Bootloader burning basics

[Charles Gantt] and a few others were having trouble burning the Sanguino bootloader to an ATmega644 chip. With some help from the [Nils Vogil] via the RepRap IRC [Charles] got it worked out and wrote a guide for burning the bootloader using an Arduino as an ISP programmer.

We’re not familiar with the specifics of the Sanguino bootloader, but [Charles] mentioned that he was unable to flash it onto the AVR chip without a resonator. The resonator serves as an external clock source for the chip. We’d bet the programming process changes the fuse settings on the chip to use an external source. Without that source, you won’t be able to communicate with the chip afterwards.

The solution just adds the resonator to the programming circuit. This should be useful when burning any bootloader using an Arduino. But it does make us wonder if there isn’t an alternative method that would let you draw the clock signal from the Arduino itself?

7 thoughts on “Bootloader burning basics

  1. Another option would be setting the fuses after uploading the bootloader hex. I experienced the same problem trying to flash the arduino bootloader from the makefile. reversing flashing and fusebit setting in the makefile solved the problem.

    I even reported the bug but is was invalidated …

  2. It’s not a bug, and it’s nothing to do with arduino, or even Atmel, the ‘issue’ is common to most embedded platforms. The fuses are always the last thing you program, especially if you’re changing oscillator options from defaults (I learned this myself the hard way, and had to wait for an oscillator to arrive in the post) and any ATMega/Tiny chip will lock you out if you don’t follow the right programming order.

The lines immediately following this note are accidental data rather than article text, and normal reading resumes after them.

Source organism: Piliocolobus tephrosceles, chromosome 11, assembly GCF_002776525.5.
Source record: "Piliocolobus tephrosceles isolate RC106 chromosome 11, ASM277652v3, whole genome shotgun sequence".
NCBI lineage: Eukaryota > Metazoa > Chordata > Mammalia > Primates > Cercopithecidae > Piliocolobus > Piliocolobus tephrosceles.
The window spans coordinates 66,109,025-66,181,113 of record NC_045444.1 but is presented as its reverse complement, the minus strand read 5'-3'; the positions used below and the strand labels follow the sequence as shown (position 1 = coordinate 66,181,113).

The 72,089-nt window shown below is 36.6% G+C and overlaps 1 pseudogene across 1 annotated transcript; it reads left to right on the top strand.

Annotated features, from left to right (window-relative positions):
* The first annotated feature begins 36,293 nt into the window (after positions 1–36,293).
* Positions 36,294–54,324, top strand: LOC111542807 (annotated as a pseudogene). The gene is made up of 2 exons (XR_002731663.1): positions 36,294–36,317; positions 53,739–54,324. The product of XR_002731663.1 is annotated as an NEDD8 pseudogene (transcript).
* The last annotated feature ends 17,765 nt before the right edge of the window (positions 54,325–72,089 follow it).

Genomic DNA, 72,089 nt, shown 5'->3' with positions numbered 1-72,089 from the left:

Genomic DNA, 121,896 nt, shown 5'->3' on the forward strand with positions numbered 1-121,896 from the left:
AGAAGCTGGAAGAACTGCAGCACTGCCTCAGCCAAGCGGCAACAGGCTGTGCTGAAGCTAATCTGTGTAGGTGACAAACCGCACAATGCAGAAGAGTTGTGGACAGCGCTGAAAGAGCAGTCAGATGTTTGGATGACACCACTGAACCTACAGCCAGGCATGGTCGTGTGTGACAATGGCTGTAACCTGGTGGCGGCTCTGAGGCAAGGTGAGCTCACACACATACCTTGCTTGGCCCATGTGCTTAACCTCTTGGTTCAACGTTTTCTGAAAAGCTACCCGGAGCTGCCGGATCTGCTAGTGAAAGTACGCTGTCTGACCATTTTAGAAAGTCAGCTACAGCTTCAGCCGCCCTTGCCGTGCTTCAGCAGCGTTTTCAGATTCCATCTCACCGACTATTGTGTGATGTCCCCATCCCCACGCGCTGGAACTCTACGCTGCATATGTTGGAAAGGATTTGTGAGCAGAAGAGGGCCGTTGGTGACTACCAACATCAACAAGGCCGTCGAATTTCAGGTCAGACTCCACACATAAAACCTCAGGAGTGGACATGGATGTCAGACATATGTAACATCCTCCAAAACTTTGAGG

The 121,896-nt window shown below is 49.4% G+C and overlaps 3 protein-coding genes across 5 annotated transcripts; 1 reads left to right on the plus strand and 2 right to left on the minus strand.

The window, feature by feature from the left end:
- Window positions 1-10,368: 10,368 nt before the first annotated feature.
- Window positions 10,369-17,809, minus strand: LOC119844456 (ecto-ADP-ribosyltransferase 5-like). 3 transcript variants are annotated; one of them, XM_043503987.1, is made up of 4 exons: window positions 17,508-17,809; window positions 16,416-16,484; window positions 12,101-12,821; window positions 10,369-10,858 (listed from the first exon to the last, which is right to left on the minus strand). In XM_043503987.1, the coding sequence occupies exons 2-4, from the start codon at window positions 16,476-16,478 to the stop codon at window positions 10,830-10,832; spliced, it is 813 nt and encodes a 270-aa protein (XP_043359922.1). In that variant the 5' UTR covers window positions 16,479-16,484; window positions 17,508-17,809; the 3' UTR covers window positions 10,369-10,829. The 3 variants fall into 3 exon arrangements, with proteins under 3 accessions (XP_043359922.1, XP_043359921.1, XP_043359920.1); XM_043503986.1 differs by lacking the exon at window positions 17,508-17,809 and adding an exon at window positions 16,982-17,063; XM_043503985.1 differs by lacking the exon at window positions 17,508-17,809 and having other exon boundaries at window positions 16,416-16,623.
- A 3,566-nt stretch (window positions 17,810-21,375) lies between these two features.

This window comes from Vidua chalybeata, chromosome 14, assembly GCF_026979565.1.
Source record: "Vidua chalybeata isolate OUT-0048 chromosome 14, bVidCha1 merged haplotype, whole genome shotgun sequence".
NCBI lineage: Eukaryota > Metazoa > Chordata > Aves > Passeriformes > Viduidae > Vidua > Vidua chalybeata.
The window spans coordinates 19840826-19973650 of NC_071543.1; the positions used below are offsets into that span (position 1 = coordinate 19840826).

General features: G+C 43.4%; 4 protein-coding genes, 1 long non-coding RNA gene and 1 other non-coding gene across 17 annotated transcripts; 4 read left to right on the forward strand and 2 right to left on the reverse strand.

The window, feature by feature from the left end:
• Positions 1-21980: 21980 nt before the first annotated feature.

It’s handy to have a couple of spare oscillators lying around (8,12,16mhz etc and they are not expensive) even if the project that you’re building doesn’t need one, (i.e you’re relying on the inaccurate internal clock – and that’s fine for a lot of applications).

      1. Now that I didn’t know (I just used the right hex file and an STK500 to burn my arduino chips manually. I will check it out – if you are right then I’d agree this isn’t proper behaviour, and I’ll also file a bug report.

  3. A simple way to run it without an oscillator is to setup a pwm with a 50% duty cycle at 8MHz or higher. I have used this to fix supposedly “oscillator bricked” avr’s without the need of a HVP or a resonator.

  4. Thanks for the post Mike!

    Yes there are other methods to getting around this, but this was the easiest way we could come up with. We wanted to be simple and very easy to do so that the new people to RepRap who have no coding experience could just follow the standard Arduino as ISP methods and get their electronics up an running.

    We have ran into another problem with some older Arduino Mega bootloaders and I am working on an article to fix those issues as well. The new issue lies in the Monitor. It looks out for ‘!!!’ to tell it you want to use the monitor. Even if you’re in the middle of uploading a program. So if your compiled binary contains ‘!!!’ anywhere… the bootloader dies during the upload, every time. The latest Arduino Mega fixes this bug and the tutorial will cover burning the new bootloader to your Arduino Mega. There will be a file one can upload to test and see if you have the old bootloader or the new one.

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